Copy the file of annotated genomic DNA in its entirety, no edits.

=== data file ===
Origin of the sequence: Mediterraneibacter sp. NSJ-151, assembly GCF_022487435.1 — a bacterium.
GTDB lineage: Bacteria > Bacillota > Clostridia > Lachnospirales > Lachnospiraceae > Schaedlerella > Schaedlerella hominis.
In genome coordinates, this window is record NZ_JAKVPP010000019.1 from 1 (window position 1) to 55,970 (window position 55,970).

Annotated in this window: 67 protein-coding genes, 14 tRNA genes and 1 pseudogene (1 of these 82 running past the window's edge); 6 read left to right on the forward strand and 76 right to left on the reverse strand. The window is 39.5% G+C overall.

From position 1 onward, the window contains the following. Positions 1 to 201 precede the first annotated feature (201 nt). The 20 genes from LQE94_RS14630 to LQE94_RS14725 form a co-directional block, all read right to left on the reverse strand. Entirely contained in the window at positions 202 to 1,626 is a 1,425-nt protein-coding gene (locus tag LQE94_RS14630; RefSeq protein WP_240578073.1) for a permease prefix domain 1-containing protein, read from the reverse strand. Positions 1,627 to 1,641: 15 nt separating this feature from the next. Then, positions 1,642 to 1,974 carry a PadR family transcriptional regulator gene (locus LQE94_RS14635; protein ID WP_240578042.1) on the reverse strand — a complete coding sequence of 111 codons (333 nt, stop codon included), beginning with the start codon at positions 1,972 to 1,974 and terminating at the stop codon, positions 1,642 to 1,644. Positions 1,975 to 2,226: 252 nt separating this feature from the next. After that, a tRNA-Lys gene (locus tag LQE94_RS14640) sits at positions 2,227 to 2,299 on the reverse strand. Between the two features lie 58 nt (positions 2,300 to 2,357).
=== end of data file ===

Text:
Origin of the sequence: Mediterraneibacter sp. NSJ-151, assembly GCF_022487435.1 — a bacterium.
GTDB lineage: Bacteria > Bacillota > Clostridia > Lachnospirales > Lachnospiraceae > Schaedlerella > Schaedlerella hominis.
In genome coordinates, this window is record NZ_JAKVPP010000019.1 from 1 (window position 1) to 55,970 (window position 55,970).

Annotated in this window: 67 protein-coding genes, 14 tRNA genes and 1 pseudogene (1 of these 82 running past the window's edge); 6 read left to right on the forward strand and 76 right to left on the reverse strand. The window is 39.5% G+C overall.

From position 1 onward, the window contains the following. Positions 1 to 201 precede the first annotated feature (201 nt). The 20 genes from LQE94_RS14630 to LQE94_RS14725 form a co-directional block, all read right to left on the reverse strand. Entirely contained in the window at positions 202 to 1,626 is a 1,425-nt protein-coding gene (locus tag LQE94_RS14630; RefSeq protein WP_240578073.1) for a permease prefix domain 1-containing protein, read from the reverse strand. Positions 1,627 to 1,641: 15 nt separating this feature from the next. Then, positions 1,642 to 1,974 carry a PadR family transcriptional regulator gene (locus LQE94_RS14635; protein ID WP_240578042.1) on the reverse strand — a complete coding sequence of 111 codons (333 nt, stop codon included), beginning with the start codon at positions 1,972 to 1,974 and terminating at the stop codon, positions 1,642 to 1,644. Positions 1,975 to 2,226: 252 nt separating this feature from the next. After that, a tRNA-Lys gene (locus tag LQE94_RS14640) sits at positions 2,227 to 2,299 on the reverse strand. Between the two features lie 58 nt (positions 2,300 to 2,357).